I am currently reading one of the most painful books ever written. The pain doesn't come from the arduous task of reading boring text, but rather from the wedging in of a truth to my life that I, my society, and Westernized Christianity have attempted to repel for nearly a century.
When Helping Hurts has thrown more conviction and revelation my way in the first chapter than any book in my recollection. I'd like to lay that out in this post for others to see, but also for my reference - on those days when I need to remember what it's all about.
Israel's Captivity Largely Resulted from Social Injustice: While idols and false gods were certainly in Israel's sinful repertoire, God was particularly displeased with Israel's lack of social justice towards the oppressed, fatherless, widow, and poor. (Micah 6:8, Isaiah 1:10-17 and Isaiah 58:1-10)
The First Passage About the Gathering of the Church Centered Around Social Justice: "There was no needy person among them." (Acts 4:34). The New Testament is filled with passages on social justice, (Mt. 25:31-46, Acts 6:1-7, Gal. 2:1-10, James 1:27, I Jn. 3:16-18, and many others). Christianity took social justice so seriously, even pagan kings took note: "The impious [Christians] support not only their poor, but ours as well, everyone can see that our people lack aid from us." (Emperor Julian)
Western Christians Used to Care About Social Justice: Church historians call the era from 1900-1930 the "Great Reversal." Corbett and Fikkert explain that "as evangelicals tried to distance themselves from the social gospel movement, they ended up in large-scale retreat from the front lines of poverty alleviation." This was largely due to an association of new secular humanitarian efforts with liberal theology. Note that the withdrawal of the church from poverty alleviation resulted in the "New Deal" within just one generation, and the "War on Poverty" within two generations. Government did not push the church out, rather the church withdrew and left a vacuum that someone had to fill.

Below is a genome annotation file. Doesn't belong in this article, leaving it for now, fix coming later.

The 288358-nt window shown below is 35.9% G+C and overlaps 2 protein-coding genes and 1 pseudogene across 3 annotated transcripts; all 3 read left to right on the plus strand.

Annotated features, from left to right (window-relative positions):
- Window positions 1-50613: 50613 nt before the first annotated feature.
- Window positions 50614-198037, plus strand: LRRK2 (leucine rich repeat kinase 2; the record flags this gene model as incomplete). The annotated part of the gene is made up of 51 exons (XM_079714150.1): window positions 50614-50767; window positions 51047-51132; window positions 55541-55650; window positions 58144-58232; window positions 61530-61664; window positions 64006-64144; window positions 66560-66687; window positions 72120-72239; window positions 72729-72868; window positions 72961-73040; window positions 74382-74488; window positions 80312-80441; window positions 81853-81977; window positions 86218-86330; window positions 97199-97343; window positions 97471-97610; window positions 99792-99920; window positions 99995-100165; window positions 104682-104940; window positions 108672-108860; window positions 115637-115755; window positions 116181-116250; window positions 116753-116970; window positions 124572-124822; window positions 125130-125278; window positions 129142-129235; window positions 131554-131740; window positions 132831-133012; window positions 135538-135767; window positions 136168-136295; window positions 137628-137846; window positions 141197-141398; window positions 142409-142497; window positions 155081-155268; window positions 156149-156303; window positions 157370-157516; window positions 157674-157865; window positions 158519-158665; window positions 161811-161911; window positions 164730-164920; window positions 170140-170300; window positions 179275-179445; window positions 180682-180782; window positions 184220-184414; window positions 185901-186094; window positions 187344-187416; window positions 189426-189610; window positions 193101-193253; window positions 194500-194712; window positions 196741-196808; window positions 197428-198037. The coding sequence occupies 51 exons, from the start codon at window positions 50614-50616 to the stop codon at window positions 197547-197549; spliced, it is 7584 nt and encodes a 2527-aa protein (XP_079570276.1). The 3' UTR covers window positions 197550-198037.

And that brings us back to the initial quote. What have I learned or of what have I been reminded from chapter one of "When Helping Hurts?" Christ's work is much more than the message of the gospel unto salvation; it is also the message and pursuit of the restoration and redemption of the world, where all things are made right. God takes social justice seriously - even more seriously than the little sacrifices of piousness I think I offer up every Sunday. My life and ministry needs to reflect true love, which, as John points out, is having tangible pity for those in need. So for as much as Catalina and I love the fostering of the mind, we will do well to remember that worship is done not only in truth, and not only in spirit, but also in the flesh. While the gnostics may not like such a message, Jesus embodies it.